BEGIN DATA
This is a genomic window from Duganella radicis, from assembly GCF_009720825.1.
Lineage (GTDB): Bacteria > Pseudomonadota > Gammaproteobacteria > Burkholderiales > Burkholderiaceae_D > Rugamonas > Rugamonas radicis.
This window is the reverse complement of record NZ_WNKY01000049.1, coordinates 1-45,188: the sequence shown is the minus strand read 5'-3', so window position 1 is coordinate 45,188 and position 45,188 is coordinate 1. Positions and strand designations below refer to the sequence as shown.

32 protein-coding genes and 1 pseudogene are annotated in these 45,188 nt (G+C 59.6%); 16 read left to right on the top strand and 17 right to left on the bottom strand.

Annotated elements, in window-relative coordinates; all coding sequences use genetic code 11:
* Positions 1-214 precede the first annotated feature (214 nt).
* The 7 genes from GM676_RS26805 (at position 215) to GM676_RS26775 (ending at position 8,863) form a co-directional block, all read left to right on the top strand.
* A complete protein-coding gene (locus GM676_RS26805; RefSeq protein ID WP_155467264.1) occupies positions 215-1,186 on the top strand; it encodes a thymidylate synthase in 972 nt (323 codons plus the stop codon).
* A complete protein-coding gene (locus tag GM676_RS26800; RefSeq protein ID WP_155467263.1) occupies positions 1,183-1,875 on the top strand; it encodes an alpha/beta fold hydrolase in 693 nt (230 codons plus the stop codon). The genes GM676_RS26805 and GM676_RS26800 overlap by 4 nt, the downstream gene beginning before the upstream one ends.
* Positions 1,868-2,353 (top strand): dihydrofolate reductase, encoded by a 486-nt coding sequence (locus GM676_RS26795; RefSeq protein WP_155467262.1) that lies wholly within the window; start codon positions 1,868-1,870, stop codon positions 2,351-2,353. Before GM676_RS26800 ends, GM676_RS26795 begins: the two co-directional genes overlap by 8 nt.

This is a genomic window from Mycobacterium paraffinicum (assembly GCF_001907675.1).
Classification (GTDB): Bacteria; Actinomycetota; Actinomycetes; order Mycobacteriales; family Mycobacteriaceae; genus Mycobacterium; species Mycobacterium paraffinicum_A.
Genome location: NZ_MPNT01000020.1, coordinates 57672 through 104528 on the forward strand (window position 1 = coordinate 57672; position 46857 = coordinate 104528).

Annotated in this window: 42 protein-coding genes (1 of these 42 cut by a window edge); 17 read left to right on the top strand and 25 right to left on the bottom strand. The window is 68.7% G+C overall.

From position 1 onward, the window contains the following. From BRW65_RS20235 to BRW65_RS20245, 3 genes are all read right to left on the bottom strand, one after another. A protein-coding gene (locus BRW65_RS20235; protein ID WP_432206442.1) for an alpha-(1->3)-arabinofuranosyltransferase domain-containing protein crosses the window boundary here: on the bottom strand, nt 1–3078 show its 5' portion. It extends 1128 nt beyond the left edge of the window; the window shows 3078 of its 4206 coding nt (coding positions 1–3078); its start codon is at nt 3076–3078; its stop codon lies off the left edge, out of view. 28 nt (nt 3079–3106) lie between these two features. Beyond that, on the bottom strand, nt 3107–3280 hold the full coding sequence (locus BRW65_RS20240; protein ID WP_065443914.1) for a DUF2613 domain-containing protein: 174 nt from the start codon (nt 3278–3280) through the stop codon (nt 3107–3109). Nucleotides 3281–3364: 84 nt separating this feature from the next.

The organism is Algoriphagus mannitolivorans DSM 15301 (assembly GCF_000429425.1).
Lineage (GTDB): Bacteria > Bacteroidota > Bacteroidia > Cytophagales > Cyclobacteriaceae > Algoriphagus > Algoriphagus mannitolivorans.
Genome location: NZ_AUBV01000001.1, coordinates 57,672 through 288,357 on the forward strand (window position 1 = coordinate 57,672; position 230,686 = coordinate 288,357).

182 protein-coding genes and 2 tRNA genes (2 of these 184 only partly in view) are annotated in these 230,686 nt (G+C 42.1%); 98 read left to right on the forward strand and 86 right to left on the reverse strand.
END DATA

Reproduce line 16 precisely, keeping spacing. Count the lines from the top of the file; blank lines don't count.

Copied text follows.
The organism is Algoriphagus mannitolivorans DSM 15301 (assembly GCF_000429425.1).